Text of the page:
Glazed ceramic floor tiles are becoming fashionable world-wide.
But glossy finishes are not very hard-wearing and shiny tiles show
wear more easily than rough ones. So a consortium of tile makers and
distributors got together to commission research on how to make glossy
but hard-wearing glazes for floor tiles.
There was a need in the ceramic tile industry
to develop floor tiles with a very white and glossy surface
and with very good resistance to wear by abrasion.
Shops and restaurants like glazed floor tiles
because the smooth, shiny surface does not retain dirt and is easier
to clean. But until now glossy tiles have not been as hard-wearing
as rougher tiles, and they scratch easily. In areas of high traffic
the surfaces rapidly deteriorate, losing the gloss and getting dirty.
"There was a need in the ceramic tile industry to develop floor tiles
with a very white and glossy surface and with very good resistance
to wear by abrasion," says Ana Gozalbo, of the Instituto de Tecnología
Cerámica (ITC) in Castellón, a research institute dedicated to ceramics.
"The problem is that where you have a smooth and white or very clear
surface you can see wear more easily than with very rough and decorated
ITC were approached by Keraben SA, a well-known Spanish manufacturer
of wall and floor tiles, to see if they could devise a new kind
of glaze that would not be so vulnerable to wear. Together with
tile manufacturers Gres de Nules and other international partners
they put together a CRAFT project that started in 1993. Other partners
included distributors of tiles in Germany, Ireland and the United
Kingdom, and an Italian company - Esmalglass - who supply the materials
for making glazes for tiles.
Melting the frit
Tile glazes are made of a kind of glassy coating. "The tile has
a ceramic body with a very thin layer of vitreous material on top
and this is made of 'frit', which is a sort of glass," explains
Ana Gozalbo. "You have a raw material like quartz, kaolin, or feldspar,
then you mix them finely and then they are melted in a furnace at
about 1500°C and then quenched in water. So you obtain fine particles
of vitreous material, a glass, which is applied to the surface of
the ceramic body then fired to obtain the final product. This surface
layer is what gives the product its decoration."
When the tile is fired, the glassy layer "devitrifies" forming
a tough, crystalline material that gives the surface its hard-wearing
properties. "You need those crystalline faces to be as hard as possible,"
says Mrs Gozalbo. The ITC researchers chose as a starting material
a mixture of silica, alumina and zinc oxide which was used to make
a range of frits. By using different mixtures of the basic components
and adding extra ingredients the team made a wide range of different
frits of varying properties. "With these frits you can mix them
with other constituents in order to give different characteristics
to the surface. And every different mixture is treated in a different
heating cycle to give a different glaze. There were hundreds of
them because not only were we making products here, but also Esmalglass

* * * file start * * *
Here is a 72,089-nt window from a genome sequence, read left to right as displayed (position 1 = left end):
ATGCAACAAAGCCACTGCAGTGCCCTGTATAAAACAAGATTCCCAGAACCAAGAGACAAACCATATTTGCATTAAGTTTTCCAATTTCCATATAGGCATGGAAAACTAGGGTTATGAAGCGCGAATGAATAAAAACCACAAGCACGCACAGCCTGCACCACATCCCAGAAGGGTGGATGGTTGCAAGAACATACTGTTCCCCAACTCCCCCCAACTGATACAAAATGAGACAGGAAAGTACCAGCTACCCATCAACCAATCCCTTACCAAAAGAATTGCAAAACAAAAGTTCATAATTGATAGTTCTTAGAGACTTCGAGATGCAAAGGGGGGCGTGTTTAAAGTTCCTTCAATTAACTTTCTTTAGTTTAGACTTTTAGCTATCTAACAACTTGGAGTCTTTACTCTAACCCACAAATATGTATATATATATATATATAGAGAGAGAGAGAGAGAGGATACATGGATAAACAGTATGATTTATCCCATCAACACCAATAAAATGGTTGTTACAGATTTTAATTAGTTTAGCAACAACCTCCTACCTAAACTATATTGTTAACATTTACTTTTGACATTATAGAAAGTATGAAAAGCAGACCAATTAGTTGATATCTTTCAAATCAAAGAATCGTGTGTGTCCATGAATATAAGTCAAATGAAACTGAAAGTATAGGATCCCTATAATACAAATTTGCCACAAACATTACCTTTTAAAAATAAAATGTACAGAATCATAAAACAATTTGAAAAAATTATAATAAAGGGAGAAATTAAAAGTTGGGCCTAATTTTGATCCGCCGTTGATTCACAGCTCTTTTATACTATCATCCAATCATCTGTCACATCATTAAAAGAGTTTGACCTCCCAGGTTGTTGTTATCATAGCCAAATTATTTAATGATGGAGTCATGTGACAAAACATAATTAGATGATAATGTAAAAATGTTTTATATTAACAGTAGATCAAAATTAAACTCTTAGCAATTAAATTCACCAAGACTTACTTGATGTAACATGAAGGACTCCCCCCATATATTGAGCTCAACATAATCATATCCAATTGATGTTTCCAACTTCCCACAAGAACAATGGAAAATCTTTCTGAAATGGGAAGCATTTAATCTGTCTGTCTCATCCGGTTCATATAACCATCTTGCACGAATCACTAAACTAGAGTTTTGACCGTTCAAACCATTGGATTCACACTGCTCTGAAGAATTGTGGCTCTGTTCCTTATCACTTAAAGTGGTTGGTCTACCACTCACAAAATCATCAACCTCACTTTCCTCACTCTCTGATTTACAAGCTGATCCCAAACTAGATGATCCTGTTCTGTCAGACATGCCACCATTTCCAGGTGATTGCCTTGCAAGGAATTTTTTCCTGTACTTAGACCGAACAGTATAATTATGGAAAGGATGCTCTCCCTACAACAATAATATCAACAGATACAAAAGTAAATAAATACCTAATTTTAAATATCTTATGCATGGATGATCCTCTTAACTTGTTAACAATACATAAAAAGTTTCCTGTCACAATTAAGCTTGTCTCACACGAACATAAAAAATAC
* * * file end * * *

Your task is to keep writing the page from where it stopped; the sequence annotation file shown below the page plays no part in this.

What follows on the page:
and Gres de Nules were doing experimental work in pilot and industrial
Cross-section of one of the glazes developed
in the project, viewed with a scanning electronic microscope.
The white zones correspond to gahnite crystals that have formed
surrounding the surface of the frit particles..
But hardness is not the only desirable property of a glaze. "The
whole crystalline and glassy mass has to have an expansion coefficient
similar to that of the ceramic body. As you fire the product the
glass sticks to the ceramic body. When you cool the product down
you get problems if they have a difference in their expansion coefficients."
The glaze can crack and come away if it does not contract at the
same rate as the tile itself.
Another important characteristic is porosity, because porous surfaces
will hold dirt. But because the final glaze contains crystalline
particles, it is impossible to make a glaze that is not porous to
some degree. "The most important thing is that it isn't an open
porosity," Mrs Gozalbo points out. "It is just in the inner part
of the glaze so it is not open at the surface. But if it is very
porous then it will retain dirt and in that case it is not useful
even if it is very hard."
Of the hundreds of glazes tested, a few were selected to be developed
on a pilot scale at the premises of Keraben and Gres de Nules. CRIBC
in Belgium tested the mechanical properties. The new glazes were
excellent in most respects, but although they were hard they were
not as hard as the researchers had hoped.
Glazes in production
"Some of the goals were too high to attain," admits Mrs Gozalbo.
"It's very difficult if you have a smooth glassy product to raise
the Mohs' hardness. But the glazes did have characteristics that
are needed in a ceramic style floor: they weren't attacked by acids
and bases, they didn't stain, they didn't retain dirt, and the most
important thing was their resistance to wear by abrasion. Also they
were quite glossy for a floor tile."
The project finished early in 1995, and Keraben and Gres de Nules
then had exclusive use of the new glazes for two years. Now being
commercialised more widely, the glazes can be employed in normal
manufacturing processes and are no more costly than conventional
glazes. The methods developed to identify the mechanical properties
of the glazes in the project can now be used to characterise glaze
properties in a systematic way that was not possible before.